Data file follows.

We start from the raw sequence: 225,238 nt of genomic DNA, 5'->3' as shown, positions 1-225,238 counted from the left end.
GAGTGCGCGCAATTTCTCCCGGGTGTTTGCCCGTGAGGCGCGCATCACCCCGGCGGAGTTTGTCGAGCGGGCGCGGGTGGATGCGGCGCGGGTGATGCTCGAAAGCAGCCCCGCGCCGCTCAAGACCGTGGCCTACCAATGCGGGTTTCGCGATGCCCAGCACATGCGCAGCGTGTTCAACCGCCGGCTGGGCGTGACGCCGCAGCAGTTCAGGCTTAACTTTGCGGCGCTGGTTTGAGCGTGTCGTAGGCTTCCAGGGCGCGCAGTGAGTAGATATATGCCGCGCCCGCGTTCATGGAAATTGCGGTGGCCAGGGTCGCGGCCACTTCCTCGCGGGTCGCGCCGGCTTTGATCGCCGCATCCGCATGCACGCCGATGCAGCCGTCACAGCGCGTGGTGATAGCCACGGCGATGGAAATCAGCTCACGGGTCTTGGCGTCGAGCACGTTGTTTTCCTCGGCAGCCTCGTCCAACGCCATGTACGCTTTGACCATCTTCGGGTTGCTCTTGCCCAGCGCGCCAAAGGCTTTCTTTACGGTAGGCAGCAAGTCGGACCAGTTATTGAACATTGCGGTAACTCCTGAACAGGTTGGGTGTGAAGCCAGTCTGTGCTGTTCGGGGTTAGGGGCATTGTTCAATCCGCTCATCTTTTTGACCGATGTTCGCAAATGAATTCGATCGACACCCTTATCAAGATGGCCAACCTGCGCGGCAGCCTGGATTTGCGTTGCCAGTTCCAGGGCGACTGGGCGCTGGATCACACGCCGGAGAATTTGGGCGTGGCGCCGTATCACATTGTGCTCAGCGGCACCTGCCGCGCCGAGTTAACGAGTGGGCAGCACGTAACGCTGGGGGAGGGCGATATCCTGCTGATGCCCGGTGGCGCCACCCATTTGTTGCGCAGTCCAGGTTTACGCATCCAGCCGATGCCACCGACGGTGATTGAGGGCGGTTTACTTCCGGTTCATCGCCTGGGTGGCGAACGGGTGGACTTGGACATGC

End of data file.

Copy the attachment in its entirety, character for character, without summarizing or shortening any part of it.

We start from the raw sequence: 225,238 nt of genomic DNA, 5'->3' as shown, positions 1-225,238 counted from the left end.
GAGTGCGCGCAATTTCTCCCGGGTGTTTGCCCGTGAGGCGCGCATCACCCCGGCGGAGTTTGTCGAGCGGGCGCGGGTGGATGCGGCGCGGGTGATGCTCGAAAGCAGCCCCGCGCCGCTCAAGACCGTGGCCTACCAATGCGGGTTTCGCGATGCCCAGCACATGCGCAGCGTGTTCAACCGCCGGCTGGGCGTGACGCCGCAGCAGTTCAGGCTTAACTTTGCGGCGCTGGTTTGAGCGTGTCGTAGGCTTCCAGGGCGCGCAGTGAGTAGATATATGCCGCGCCCGCGTTCATGGAAATTGCGGTGGCCAGGGTCGCGGCCACTTCCTCGCGGGTCGCGCCGGCTTTGATCGCCGCATCCGCATGCACGCCGATGCAGCCGTCACAGCGCGTGGTGATAGCCACGGCGATGGAAATCAGCTCACGGGTCTTGGCGTCGAGCACGTTGTTTTCCTCGGCAGCCTCGTCCAACGCCATGTACGCTTTGACCATCTTCGGGTTGCTCTTGCCCAGCGCGCCAAAGGCTTTCTTTACGGTAGGCAGCAAGTCGGACCAGTTATTGAACATTGCGGTAACTCCTGAACAGGTTGGGTGTGAAGCCAGTCTGTGCTGTTCGGGGTTAGGGGCATTGTTCAATCCGCTCATCTTTTTGACCGATGTTCGCAAATGAATTCGATCGACACCCTTATCAAGATGGCCAACCTGCGCGGCAGCCTGGATTTGCGTTGCCAGTTCCAGGGCGACTGGGCGCTGGATCACACGCCGGAGAATTTGGGCGTGGCGCCGTATCACATTGTGCTCAGCGGCACCTGCCGCGCCGAGTTAACGAGTGGGCAGCACGTAACGCTGGGGGAGGGCGATATCCTGCTGATGCCCGGTGGCGCCACCCATTTGTTGCGCAGTCCAGGTTTACGCATCCAGCCGATGCCACCGACGGTGATTGAGGGCGGTTTACTTCCGGTTCATCGCCTGGGTGGCGAACGGGTGGACTTGGACATGC